• Jill Bakke

A Place of Stillness – A Place of Soul

We live in a world of complexities that seems to move faster each day. No matter how fast we move nor how completely we try to strip our lives of unnecessary time takers, we fall further behind. It is only when our small fixes fail that we acknowledge we need a new paradigm.

There is a solution, and Abraham Lincoln said it best, “The dogmas of the quiet past, are inadequate to the stormy present. . . . As our case is new, so we must think anew and act anew.” We wonder how to find that new paradigm. And what will it cost us? But, for many, fear keeps us stuck in the same old rut, going around and around in the familiar tiresome circle.

Fortunately, I found a simple first step and after trying it in my own life, I’m here to offer it to you. The process is simply called “Stopping.” It was created by a former priest, now a practicing therapist, by the name of Dr. David Kundtz.

Kundtz defines Stopping as “doing nothing as much as possible for a definite period of time (one second to one month) for the purpose of becoming more fully awake and remembering who you are.” Kundtz goes on to say that the ultimate gift of stopping allows us to be sure that when we start going and doing again, we move in the direction we want to go and that we are not just reacting to the pace of our lives. Instead, we are choosing each moment what’s best for us.

I see it as a beginning step to knowing who I am and what I truly want. It is a time of waking up to life again, a time when I recognize possibilities and hidden desires. It is a time when I accept myself as I am, with nothing to prove, nothing I MUST accomplish. Yet, it is the beginning of a journey each of us must take if we are to find our purpose in life and discover who we really are.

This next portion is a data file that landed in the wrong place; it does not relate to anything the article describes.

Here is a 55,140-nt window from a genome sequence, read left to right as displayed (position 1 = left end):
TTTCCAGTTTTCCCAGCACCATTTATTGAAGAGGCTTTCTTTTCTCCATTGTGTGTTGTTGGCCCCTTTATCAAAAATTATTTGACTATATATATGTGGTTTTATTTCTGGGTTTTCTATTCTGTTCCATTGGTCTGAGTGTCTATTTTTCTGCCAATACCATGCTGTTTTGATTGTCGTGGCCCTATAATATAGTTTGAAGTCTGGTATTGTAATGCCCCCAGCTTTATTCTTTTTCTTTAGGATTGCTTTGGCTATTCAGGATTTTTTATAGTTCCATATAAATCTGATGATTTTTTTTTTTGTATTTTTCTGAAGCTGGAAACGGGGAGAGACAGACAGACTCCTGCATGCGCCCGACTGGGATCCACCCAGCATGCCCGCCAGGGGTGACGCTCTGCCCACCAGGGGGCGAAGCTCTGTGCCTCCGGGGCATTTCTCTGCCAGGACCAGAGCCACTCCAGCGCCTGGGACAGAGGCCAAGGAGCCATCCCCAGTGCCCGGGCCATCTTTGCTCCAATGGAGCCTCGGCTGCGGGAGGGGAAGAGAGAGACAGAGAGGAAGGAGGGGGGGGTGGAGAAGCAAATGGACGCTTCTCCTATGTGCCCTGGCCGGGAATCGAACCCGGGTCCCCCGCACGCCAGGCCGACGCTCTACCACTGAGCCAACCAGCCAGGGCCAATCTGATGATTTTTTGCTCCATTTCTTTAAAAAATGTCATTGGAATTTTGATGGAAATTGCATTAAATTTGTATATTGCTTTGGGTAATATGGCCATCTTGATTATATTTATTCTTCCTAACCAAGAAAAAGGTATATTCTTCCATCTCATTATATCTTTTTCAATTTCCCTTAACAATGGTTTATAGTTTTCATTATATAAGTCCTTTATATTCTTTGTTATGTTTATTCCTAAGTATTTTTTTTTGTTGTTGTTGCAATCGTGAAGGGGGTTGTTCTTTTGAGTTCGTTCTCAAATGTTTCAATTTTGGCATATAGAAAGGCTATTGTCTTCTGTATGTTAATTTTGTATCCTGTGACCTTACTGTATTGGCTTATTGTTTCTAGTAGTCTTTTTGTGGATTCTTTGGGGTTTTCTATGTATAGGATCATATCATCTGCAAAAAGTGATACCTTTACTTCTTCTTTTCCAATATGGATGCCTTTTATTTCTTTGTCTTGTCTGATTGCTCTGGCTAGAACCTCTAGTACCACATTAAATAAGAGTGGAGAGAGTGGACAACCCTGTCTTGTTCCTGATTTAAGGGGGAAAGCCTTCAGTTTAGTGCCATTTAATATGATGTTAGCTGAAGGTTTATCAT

Stopping and doing nothing does not mean we sit on a cushion and meditate. It doesn’t mean we sleep or hibernate. It means we let ourselves flow without have to actions. We might read a book, wander in our garden - even pull a few weeds, or spend a day with the family just puttering around the house. Everyone will have a way of doing nothing that makes them feel healthy, wealthy and, yes, wise. You will be holding to you the things that are important to you when you Stop.

For me, that is being in Astoria. And I love to do it in as big a block of time as I can. Months are my measurement. I sit on my tiny balcony overlooking the Columbia River at midnight, listen to the sea lions and look at the boats lit up like Christmas trees. I sleep late and stay up late, have my meals when I am hungry, work on projects I want to work on like this short article. Life moves around me, through me, with me. There are many blessings in days like this.

For examples, suggestions, and a good read, pick up Kundtz’s book. It is called STOPPING: How to be Still When You Have to Keep Going.

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